The second hummer caught on 2/18/06 is a female and I expected her to be the one which returned on 7/31/05. I had been able to check all the numbers on her band (N39257) through the scope and with the aid of some digiscoped images - see her own webpage.  Much to our surprise and delight, this female was in fact the other female (N39258) which had been both banded and recaptured on the same days - 1/19/04 and 12/22/04, respectively.  This confirms that this is her third winter here.             
Feb. 18th, 2006  ~  Double recapture
When I observed the male Rufous Hummingbird below, I thought that he was a new bird, due to his scruffy looking gorget, but he is the one that has been here since last November and is just going through a molt of the gorget.  When humbander, Charlie Brower, captured him today and checked the numbers on his band (just visible on his right leg, in the photo below left) we found out that he is the bird that was banded here on 12/22/04, so this is his second winter here.  It is interesting to note the construction of the gorget feathers, by studying those on the center of the upper breast.  The reflective red is only found on the tips.  For more information on hummingbird plumage, click here and find out some fascinating facts - did you know they have eyelashes?
Update on the banded female Rufous
She returned to my yard on July 31st, 2005 and defended a feeder during the very busy time, in September, when the Ruby-throated Hummingbirds were passing through on their southbound migration.  When they had vacated my yard, I did not see this female Rufous around very much, but I now know that she is "living" next door, where my neighbor keeps 2 feeders going all year!  This hummer has a couple of favorite perches over there - one of them very close to my Mexican cigar bushes along the fenceline. See the photo (left) taken on Nov. 26th, 05.

Click here for her own webpage.

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Winter Hummingbird Season 2005-2006
Richmond, Texas
Immature male Rufous first observed on 11-7-05. Photo taken at 9:45am
Immature male Rufous observed on 11-18-05. Photo taken at 4:25pm
Immature male Rufous first observed on 11-7-05.
Photo taken at 2:10pm.

This page was last updated on: August 5, 2006

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Nov. 7th ~18th, 2005
The first 2 photos below were taken 11 days apart. I think it quite likely that this is the same bird, with the second photo showing more of the gorget grown in and more rufous grown into the rump area. They both have a light rufous patch on the right shoulder, and are both holding the left wing lower than the right. 
Close-ups of the heads and gorgets of these birds
Nov. 25th, 2005
Adult male Rufous sighted, coming in to one of the feeders.  See the photo right.

Nov. 28th, 2005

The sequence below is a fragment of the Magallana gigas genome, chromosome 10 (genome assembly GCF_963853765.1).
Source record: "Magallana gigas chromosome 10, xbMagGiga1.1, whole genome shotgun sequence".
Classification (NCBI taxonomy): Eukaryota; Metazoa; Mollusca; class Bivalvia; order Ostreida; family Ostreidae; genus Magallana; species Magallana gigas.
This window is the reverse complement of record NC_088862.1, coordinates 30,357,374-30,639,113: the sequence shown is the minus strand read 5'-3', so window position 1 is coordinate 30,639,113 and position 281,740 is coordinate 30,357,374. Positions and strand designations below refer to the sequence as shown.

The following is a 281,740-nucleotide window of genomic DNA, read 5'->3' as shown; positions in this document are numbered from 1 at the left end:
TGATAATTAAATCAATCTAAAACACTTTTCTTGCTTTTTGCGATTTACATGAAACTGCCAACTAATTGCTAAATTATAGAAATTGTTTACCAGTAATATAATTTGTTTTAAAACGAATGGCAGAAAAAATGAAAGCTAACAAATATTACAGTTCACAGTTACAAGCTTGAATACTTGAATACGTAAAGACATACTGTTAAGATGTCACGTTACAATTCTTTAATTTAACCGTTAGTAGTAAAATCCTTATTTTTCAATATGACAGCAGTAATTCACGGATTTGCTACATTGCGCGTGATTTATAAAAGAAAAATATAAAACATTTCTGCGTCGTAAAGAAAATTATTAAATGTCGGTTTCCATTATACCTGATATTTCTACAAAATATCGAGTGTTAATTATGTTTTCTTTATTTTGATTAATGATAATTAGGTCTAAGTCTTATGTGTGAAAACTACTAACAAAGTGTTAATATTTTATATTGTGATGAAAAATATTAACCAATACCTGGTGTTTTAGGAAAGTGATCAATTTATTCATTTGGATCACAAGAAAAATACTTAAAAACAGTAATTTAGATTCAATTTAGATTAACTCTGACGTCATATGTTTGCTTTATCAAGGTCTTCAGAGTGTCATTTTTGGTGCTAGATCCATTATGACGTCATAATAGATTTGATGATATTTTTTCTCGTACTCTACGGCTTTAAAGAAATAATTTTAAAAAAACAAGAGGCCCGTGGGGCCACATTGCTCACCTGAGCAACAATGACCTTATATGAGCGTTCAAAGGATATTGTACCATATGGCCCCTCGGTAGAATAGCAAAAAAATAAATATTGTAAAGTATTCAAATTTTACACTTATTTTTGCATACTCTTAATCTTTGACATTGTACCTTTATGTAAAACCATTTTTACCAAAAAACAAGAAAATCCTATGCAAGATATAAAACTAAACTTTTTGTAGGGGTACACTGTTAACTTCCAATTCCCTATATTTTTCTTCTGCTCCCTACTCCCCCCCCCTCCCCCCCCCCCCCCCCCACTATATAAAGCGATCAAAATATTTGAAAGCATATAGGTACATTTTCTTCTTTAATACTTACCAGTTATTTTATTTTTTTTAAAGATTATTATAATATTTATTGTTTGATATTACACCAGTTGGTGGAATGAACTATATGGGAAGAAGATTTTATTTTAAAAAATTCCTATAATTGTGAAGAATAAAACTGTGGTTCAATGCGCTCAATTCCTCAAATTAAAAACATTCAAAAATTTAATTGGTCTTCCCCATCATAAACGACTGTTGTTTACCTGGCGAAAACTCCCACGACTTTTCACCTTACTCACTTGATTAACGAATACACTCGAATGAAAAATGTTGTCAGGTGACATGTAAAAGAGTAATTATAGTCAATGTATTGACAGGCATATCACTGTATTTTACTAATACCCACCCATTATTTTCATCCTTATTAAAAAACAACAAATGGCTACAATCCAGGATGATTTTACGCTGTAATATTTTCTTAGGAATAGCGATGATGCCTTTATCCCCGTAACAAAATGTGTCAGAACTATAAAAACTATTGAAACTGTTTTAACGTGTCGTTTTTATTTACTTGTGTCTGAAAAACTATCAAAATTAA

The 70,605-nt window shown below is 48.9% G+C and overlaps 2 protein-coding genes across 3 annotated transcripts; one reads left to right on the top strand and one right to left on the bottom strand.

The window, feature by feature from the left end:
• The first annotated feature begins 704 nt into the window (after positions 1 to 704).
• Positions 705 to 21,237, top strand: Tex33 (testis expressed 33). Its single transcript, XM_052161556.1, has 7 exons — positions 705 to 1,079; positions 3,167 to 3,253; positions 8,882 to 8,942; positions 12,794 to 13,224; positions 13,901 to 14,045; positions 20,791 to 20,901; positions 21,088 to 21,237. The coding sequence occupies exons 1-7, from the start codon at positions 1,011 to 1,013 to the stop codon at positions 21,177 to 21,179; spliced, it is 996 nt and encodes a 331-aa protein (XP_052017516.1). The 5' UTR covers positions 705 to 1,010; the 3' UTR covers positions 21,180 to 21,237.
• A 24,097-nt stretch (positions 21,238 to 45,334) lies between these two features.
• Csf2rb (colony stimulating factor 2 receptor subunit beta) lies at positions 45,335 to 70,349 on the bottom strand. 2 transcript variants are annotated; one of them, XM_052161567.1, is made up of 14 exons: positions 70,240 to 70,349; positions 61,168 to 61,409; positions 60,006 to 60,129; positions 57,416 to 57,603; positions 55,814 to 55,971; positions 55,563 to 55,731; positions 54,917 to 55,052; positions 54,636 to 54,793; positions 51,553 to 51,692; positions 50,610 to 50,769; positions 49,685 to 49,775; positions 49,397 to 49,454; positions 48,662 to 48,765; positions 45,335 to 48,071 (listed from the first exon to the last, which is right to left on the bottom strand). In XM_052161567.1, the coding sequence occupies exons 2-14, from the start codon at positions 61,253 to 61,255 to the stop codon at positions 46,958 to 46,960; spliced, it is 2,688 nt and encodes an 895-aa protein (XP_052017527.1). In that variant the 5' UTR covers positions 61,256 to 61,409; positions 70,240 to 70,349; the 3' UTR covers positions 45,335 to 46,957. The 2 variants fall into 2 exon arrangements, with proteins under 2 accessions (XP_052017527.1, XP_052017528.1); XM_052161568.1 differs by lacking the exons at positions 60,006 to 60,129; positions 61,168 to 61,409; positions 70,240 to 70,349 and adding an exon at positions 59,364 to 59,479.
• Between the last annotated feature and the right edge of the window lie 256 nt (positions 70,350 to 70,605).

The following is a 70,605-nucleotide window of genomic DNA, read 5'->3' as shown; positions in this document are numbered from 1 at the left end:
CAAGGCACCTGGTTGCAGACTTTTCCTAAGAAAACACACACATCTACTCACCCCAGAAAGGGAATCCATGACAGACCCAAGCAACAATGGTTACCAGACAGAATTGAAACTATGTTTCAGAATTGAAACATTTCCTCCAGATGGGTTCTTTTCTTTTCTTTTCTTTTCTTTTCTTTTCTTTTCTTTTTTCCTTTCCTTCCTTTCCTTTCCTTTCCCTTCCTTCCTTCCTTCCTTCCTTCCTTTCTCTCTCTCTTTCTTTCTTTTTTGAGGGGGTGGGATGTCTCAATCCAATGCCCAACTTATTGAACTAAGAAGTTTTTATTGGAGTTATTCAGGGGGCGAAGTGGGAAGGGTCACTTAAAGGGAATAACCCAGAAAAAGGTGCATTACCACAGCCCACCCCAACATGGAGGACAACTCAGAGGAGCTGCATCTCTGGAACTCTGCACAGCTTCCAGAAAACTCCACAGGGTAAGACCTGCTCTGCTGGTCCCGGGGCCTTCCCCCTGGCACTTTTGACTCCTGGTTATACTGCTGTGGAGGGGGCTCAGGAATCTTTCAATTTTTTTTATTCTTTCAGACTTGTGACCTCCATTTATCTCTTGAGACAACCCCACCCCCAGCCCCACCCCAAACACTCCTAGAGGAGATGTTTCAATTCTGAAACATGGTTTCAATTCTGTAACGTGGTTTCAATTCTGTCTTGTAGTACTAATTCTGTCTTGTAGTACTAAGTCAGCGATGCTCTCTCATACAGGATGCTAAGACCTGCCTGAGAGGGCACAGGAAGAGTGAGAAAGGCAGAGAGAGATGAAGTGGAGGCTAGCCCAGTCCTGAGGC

This male Rufous has decided to stay for the time being, so I will try to scope him and see if he is wearing a band.
male rufous
Nov. 30th, 2005
Managed to get a photo of him, on a feeder, and I can see a band and even read the letter N, which means he is probably the male Rufous that was banded here on Dec 22nd, 2004.  See photo left and note enlargement of band.

An immature male Rufous was also seen today, photo below.
banded adult male rufous
Dec. 10th, 2005
We have had several days of cold weather ~ mornings about 33-36F, but have not had a freeze here, like some areas further north.  The banded adult male Rufous (above) is still here, but I have not seen the immature male (right) since Dec. 1st.  This may be due to the fact that we've been having renovation work done on our deck, so I've had to move the feeders into other areas of the backyard, where I can't see them so well.
Update on the banded female Rufous
She returned to my yard on July 31st, 2005 and defended a feeder during the very busy time, in September, when the Ruby-throated Hummingbirds were passing through on their southbound migration.  When they had vacated my yard, I did not see this female Rufous around very much, but I now know that she is "living" next door, where my neighbor keeps 2 feeders going all year!  This hummer has a couple of favorite perches over there - one of them very close to my Mexican cigar bushes along the fenceline. See the photo (left) taken on Nov. 26th, 05.

Click here for her own webpage.

banded adult female rufous
         NEW !!
Scroll down for recapture details on 2/18/06.
adult male rufous on feeder & in hand
weighing a hummer
gorget pattern
Feb. 18th, 2006  ~  Double recapture
When I observed the male Rufous Hummingbird below, I thought that he was a new bird, due to his scruffy looking gorget, but he is the one that has been here since last November and is just going through a molt of the gorget.  When humbander, Charlie Brower, captured him today and checked the numbers on his band (just visible on his right leg, in the photo below left) we found out that he is the bird that was banded here on 12/22/04, so this is his second winter here.  It is interesting to note the construction of the gorget feathers, by studying those on the center of the upper breast.  The reflective red is only found on the tips.  For more information on hummingbird plumage, click here and find out some fascinating facts - did you know they have eyelashes?
The second hummer caught on 2/18/06 is a female and I expected her to be the one which returned on 7/31/05. I had been able to check all the numbers on her band (N39257) through the scope and with the aid of some digiscoped images - see her own webpage.  Much to our surprise and delight, this female was in fact the other female (N39258) which had been both banded and recaptured on the same days - 1/19/04 and 12/22/04, respectively.  This confirms that this is her third winter here.             
Hummer N39258 being weighed. The large bands are those used for banding ducks!
A close-up of her gorget.   
immature male rufous